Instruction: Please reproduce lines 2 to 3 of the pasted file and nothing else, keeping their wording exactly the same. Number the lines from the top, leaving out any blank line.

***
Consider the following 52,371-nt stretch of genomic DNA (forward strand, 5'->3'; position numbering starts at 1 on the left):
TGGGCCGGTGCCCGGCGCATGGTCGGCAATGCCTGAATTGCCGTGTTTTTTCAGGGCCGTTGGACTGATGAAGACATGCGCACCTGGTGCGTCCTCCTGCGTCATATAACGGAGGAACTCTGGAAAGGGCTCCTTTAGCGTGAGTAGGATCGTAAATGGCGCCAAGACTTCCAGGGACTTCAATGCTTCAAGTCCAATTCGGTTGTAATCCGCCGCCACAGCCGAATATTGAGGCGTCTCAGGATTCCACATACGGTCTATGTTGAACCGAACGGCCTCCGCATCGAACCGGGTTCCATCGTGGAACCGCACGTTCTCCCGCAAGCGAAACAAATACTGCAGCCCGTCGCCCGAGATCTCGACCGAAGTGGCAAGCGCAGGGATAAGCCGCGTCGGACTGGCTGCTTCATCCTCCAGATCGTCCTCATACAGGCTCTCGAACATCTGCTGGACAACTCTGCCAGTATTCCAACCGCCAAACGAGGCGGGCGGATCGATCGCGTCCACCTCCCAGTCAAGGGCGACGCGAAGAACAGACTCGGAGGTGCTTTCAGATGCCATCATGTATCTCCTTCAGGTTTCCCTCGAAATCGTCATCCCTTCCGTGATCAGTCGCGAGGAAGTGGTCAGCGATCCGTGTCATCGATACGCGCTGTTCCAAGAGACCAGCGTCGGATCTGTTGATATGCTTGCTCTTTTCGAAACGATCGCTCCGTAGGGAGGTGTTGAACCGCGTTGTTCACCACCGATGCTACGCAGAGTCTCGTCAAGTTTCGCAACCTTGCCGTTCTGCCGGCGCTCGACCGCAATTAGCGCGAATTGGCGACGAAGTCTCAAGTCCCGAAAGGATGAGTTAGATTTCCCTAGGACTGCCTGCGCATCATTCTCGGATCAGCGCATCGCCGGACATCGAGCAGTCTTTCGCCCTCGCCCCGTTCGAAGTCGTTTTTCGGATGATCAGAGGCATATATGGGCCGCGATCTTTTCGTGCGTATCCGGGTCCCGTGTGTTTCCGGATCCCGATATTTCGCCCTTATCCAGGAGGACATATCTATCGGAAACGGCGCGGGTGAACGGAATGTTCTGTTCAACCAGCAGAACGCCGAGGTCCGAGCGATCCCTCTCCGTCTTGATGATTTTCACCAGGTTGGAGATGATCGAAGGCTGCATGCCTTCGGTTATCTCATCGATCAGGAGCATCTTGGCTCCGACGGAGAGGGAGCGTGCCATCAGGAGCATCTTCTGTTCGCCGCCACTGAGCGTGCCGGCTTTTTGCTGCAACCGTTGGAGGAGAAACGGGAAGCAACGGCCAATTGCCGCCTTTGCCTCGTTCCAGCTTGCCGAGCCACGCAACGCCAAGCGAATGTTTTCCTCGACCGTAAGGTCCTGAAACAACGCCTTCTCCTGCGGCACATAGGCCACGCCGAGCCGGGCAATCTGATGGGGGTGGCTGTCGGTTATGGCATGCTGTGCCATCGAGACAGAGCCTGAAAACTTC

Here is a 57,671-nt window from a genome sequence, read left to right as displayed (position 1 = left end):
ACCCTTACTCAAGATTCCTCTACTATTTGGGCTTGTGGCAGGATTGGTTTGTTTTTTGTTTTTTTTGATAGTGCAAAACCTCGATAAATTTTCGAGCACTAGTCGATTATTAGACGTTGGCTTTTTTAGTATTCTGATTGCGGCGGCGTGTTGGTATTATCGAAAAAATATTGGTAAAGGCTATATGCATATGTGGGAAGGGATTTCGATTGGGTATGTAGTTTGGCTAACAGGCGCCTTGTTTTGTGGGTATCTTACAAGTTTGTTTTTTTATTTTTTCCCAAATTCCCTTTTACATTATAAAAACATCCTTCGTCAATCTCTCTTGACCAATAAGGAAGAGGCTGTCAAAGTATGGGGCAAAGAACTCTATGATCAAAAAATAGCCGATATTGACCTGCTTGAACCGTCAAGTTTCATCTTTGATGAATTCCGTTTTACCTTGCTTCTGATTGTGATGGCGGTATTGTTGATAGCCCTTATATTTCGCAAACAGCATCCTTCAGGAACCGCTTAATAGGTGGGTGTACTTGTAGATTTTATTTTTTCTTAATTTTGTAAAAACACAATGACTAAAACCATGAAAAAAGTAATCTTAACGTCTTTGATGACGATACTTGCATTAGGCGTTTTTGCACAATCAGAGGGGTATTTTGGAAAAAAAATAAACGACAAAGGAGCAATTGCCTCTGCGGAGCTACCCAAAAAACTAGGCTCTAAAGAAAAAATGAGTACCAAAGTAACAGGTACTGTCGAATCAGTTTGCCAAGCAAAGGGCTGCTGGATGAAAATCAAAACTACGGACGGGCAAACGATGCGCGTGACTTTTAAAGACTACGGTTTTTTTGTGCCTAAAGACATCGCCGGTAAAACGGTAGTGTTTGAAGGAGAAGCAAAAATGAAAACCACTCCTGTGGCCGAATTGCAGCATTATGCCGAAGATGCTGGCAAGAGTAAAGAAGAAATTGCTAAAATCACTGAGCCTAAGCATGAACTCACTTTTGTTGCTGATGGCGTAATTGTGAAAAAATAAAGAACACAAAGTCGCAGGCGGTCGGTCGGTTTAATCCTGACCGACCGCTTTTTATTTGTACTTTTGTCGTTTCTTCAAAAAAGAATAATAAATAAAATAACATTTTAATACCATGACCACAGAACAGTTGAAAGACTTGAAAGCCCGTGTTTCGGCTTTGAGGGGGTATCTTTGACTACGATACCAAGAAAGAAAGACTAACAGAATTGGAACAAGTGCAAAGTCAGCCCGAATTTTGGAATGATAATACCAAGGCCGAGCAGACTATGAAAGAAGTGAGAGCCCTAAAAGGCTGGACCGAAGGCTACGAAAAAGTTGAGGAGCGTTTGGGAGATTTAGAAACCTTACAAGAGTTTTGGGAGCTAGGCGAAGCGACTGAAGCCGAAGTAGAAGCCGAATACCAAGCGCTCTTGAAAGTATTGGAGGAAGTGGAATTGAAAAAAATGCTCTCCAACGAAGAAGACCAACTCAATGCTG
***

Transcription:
TGGGCCGGTGCCCGGCGCATGGTCGGCAATGCCTGAATTGCCGTGTTTTTTCAGGGCCGTTGGACTGATGAAGACATGCGCACCTGGTGCGTCCTCCTGCGTCATATAACGGAGGAACTCTGGAAAGGGCTCCTTTAGCGTGAGTAGGATCGTAAATGGCGCCAAGACTTCCAGGGACTTCAATGCTTCAAGTCCAATTCGGTTGTAATCCGCCGCCACAGCCGAATATTGAGGCGTCTCAGGATTCCACATACGGTCTATGTTGAACCGAACGGCCTCCGCATCGAACCGGGTTCCATCGTGGAACCGCACGTTCTCCCGCAAGCGAAACAAATACTGCAGCCCGTCGCCCGAGATCTCGACCGAAGTGGCAAGCGCAGGGATAAGCCGCGTCGGACTGGCTGCTTCATCCTCCAGATCGTCCTCATACAGGCTCTCGAACATCTGCTGGACAACTCTGCCAGTATTCCAACCGCCAAACGAGGCGGGCGGATCGATCGCGTCCACCTCCCAGTCAAGGGCGACGCGAAGAACAGACTCGGAGGTGCTTTCAGATGCCATCATGTATCTCCTTCAGGTTTCCCTCGAAATCGTCATCCCTTCCGTGATCAGTCGCGAGGAAGTGGTCAGCGATCCGTGTCATCGATACGCGCTGTTCCAAGAGACCAGCGTCGGATCTGTTGATATGCTTGCTCTTTTCGAAACGATCGCTCCGTAGGGAGGTGTTGAACCGCGTTGTTCACCACCGATGCTACGCAGAGTCTCGTCAAGTTTCGCAACCTTGCCGTTCTGCCGGCGCTCGACCGCAATTAGCGCGAATTGGCGACGAAGTCTCAAGTCCCGAAAGGATGAGTTAGATTTCCCTAGGACTGCCTGCGCATCATTCTCGGATCAGCGCATCGCCGGACATCGAGCAGTCTTTCGCCCTCGCCCCGTTCGAAGTCGTTTTTCGGATGATCAGAGGCATATATGGGCCGCGATCTTTTCGTGCGTATCCGGGTCCCGTGTGTTTCCGGATCCCGATATTTCGCCCTTATCCAGGAGGACATATCTATCGGAAACGGCGCGGGTGAACGGAATGTTCTGTTCAACCAGCAGAACGCCGAGGTCCGAGCGATCCCTCTCCGTCTTGATGATTTTCACCAGGTTGGAGATGATCGAAGGCTGCATGCCTTCGGTTATCTCATCGATCAGGAGCATCTTGGCTCCGACGGAGAGGGAGCGTGCCATCAGGAGCATCTTCTGTTCGCCGCCACTGAGCGTGCCGGCTTTTTGCTGCAACCGTTGGAGGAGAAACGGGAAGCAACGGCCAATTGCCGCCTTTGCCTCGTTCCAGCTTGCCGAGCCACGCAACGCCAAGCGAATGTTTTCCTCGACCGTAAGGTCCTGAAACAACGCCTTCTCCTGCGGCACATAGGCCACGCCGAGCCGGGCAATCTGATGGGGGTGGCTGTCGGTTATGGCATGCTGTGCCATCGAGACAGAGCCTGAAAACTTC

Here is a 57,671-nt window from a genome sequence, read left to right as displayed (position 1 = left end):